What is diagnosis in the 21st century? In the 1880’s anyone to have a mental health problem was described as an ‘idiot’. Globally we have come a long way since this, we now have two longstanding diagnostic manuals: the Diagnostic and Statistical Manuel of Mental Disorders (DSM) and the International Classification of Diseases (ICD). Now diagnosis is primarily about debate. The editorial today predominantly poses the question: ‘Diagnosis, is it doing more harm than good?’. Delving into the topic of labelling individuals and how good that really is. Since the many additions of the DSM and ICD, they have been in constant competition with one another, this therefore means slightly different definitions for mental disorders. So, how helpful are these psychiatric diagnoses? How valid and reliable are they?
“Physicians think they do a lot for a patient when they give his disease a name” - words inscribed by philosopher Immanuel Kant. Kant’s opinions advocate that these clinical diagnostic labels enjoy more importance than they deserve. A keen writer in the field of diagnosis, Sami Timini, argues on a number of occasions detrimental diagnostic labelling can be on one’s mental health and the outcomes of categorizing individuals’ mental disorders can normally promote poorer rather than better outcomes. He again highlights how psychiatric diagnoses are not valid or useful, and the use of them increases stigma (Timinni, 2014, 2017). This idea of stigma through labelling is a key point in the debate against diagnostic labelling. Take psychopathy, for example, labelling during a sentencing trial is thought to be potentially the most influential entity on a jury (Thi, 2016). This also highlights that the stigma surrounding psychopathy can often lead to greater punishment for labelled offenders. Jurors often relate to fears for future dangerousness and need for incapacitation (Thai, 2016). This is showing stigma on a grand scale and potentially can view it as a ‘worst-case scenario’. So, is psychiatric labelling benefitting the individual or is it making people stigmatize them? They can’t escape their label, once they have been categorized it seems. An older paper by Wright et al. (2007) seems to have a differing opinion on these diagnostic labels. They suggest that by ascribing appropriate labels to psychological symptoms positively affects help-seeking and symptom management decisions. Thus, what we are seeing here is two very contrasting opinions on diagnostic labelling. The volume of up-to-date knowledge on psychiatric labelling, points towards the idea that these categories are stigmatizing and their maybe needs to be a reform in psychiatry as we know it today.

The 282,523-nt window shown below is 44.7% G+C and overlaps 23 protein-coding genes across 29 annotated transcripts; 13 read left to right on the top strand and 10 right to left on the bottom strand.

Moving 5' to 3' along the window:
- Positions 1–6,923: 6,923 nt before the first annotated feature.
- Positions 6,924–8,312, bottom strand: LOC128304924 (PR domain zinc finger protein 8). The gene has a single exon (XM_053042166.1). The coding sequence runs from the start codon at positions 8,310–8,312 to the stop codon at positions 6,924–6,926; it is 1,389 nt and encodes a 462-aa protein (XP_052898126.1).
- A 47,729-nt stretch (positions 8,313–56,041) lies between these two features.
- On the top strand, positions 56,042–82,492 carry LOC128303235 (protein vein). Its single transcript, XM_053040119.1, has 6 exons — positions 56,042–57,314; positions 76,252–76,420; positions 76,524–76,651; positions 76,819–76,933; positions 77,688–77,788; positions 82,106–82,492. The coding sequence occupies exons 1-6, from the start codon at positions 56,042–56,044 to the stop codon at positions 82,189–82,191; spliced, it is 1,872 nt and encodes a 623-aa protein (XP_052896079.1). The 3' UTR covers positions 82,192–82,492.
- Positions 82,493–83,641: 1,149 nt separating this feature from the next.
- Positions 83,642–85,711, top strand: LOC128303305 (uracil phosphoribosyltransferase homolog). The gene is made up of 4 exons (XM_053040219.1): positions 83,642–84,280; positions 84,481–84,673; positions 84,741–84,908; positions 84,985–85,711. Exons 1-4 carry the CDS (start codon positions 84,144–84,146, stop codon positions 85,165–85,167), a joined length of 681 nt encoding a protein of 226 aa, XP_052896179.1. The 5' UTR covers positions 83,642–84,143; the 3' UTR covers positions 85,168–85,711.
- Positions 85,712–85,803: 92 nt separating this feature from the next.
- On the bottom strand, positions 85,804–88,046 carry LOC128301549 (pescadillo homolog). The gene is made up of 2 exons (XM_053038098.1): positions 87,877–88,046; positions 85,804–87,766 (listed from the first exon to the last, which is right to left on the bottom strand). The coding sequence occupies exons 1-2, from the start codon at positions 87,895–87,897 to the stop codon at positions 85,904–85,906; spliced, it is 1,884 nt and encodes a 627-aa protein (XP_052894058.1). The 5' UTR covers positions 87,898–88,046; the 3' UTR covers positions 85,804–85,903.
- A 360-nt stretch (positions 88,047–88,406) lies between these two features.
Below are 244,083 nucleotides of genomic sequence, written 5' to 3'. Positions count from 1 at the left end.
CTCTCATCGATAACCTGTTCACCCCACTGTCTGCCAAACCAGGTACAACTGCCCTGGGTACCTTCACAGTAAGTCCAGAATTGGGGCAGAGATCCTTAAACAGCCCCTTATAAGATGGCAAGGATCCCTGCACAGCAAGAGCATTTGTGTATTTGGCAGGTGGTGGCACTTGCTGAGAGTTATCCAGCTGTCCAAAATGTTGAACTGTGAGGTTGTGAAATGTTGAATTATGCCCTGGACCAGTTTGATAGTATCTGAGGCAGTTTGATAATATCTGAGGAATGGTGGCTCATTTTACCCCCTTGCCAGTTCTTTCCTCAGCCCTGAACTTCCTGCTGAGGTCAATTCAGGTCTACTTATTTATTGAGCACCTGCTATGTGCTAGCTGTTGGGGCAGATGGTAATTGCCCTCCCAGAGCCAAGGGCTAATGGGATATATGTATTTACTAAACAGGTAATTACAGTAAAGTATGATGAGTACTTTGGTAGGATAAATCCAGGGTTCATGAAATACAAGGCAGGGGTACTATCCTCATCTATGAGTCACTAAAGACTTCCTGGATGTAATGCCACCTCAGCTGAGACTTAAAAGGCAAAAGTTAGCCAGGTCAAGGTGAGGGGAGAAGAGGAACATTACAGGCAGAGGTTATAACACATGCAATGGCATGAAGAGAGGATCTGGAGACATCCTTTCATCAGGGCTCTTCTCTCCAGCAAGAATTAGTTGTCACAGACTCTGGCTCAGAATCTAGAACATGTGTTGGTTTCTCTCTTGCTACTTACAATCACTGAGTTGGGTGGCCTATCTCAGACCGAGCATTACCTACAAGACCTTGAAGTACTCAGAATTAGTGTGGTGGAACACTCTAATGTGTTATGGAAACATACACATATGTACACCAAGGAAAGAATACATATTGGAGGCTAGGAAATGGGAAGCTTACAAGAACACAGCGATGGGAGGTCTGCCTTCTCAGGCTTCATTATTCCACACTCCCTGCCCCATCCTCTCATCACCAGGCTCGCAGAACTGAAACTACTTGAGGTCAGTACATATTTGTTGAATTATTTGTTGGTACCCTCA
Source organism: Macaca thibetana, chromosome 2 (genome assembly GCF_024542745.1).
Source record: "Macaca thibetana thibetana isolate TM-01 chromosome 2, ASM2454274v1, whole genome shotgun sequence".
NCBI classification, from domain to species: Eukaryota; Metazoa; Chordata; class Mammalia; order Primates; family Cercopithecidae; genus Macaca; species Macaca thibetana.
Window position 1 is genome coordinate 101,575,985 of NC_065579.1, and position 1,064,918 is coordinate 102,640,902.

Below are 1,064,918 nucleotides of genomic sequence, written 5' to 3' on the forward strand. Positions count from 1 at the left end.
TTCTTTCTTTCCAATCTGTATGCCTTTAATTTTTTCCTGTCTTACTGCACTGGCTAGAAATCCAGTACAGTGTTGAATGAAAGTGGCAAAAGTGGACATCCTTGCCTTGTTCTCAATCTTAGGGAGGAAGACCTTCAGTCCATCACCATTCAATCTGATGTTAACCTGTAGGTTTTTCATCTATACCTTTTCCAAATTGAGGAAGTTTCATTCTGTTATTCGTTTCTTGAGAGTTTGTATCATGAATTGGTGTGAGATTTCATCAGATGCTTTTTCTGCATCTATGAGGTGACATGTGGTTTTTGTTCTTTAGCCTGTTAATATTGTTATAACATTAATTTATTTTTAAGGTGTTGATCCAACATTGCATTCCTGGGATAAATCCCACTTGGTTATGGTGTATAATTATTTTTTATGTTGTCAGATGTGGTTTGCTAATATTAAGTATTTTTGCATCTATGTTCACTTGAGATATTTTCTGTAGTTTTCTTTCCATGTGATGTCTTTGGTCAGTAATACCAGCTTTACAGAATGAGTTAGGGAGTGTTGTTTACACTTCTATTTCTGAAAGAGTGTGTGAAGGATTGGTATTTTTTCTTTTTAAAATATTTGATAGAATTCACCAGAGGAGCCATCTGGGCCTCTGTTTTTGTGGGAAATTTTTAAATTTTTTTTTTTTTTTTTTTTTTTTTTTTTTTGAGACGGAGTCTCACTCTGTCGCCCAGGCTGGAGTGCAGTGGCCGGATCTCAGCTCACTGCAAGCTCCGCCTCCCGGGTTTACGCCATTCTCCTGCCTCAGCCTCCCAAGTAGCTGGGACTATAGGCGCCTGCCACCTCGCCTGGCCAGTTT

Is psychiatry as we know it today dying? Critics claim that current psychiatric diagnostic is constantly under scrutiny for its diagnostic reliability and validity. Work stemming back as far as Ash (1949) shows the unreliability of psychiatry as a whole. He found that when comparing the diagnosis of 3 psychiatrists on the same individuals, the findings indicated all three agreed only 20% of the time and 2 out of 3 only matched diagnosis 49% of the time. So, if psychiatrists can’t agree on what mental disorder to categorize to someone, who is profiting from diagnosis? In her highly read-worth blog, Lucy Johnstone, shadows this notion that diagnosis as a whole is unreliable. She says, the Chair of DSM-IV, Dr Allen Frances, has described the manual as ‘deeply flawed and scientifically unsound’ while the current Institute of Mental Health confirms that its categories ‘lack validity’ (Johsntone, 2015). If those that devised these diagnostic manuals are questioning the design and diagnosis as a whole, them why should us ‘idiots’ follow it. Are we given these labels from psychiatrists to endorse pharmaceutical companies? Cosgrove and Whitaker, both very devoted writers in the field, highlight in their book that the financial interests of the pharmaceutical industry and the guild interests of the psychiatric profession overly guided the DSM-V to expand further and create more psychiatric diagnoses. Similarly, Allen Frances wrote that 70% of the DSM-V task force members reported to have financial relationships with pharmaceutical companies, he also mentions that the DSM made over one hundred million dollars for the American Psychiatric Association (Frances, 2015). This evidence suggests that the psychiatrists and the APA are no longer doing it for the peoples’ benefit, but for their own advantage. The research in the area of the pharmaceutical industries relationship with the DMS is sparser than hoped, extended research is important to gain a deeper understanding of how much they influence psychiatry as we know it and would prove useful in the diagnostic debate.
In conclusion, to answer the question ‘Is psychiatric diagnosis destined to be seen as a folly of the 20th century?’, in sum, yes. Once given a psychiatric label it’s almost as if it’s stuck with you for life, you can’t shake it off and that’s the way society wants it to be, but it’s time for change. How fair is it to stigmatize individuals just because of a disorder has been classified to them? The reliability of the DSM and ICD has also come into question and leads onto who benefits? It seems like the only ones not profiting from their diagnosis is the ones who it’s given to.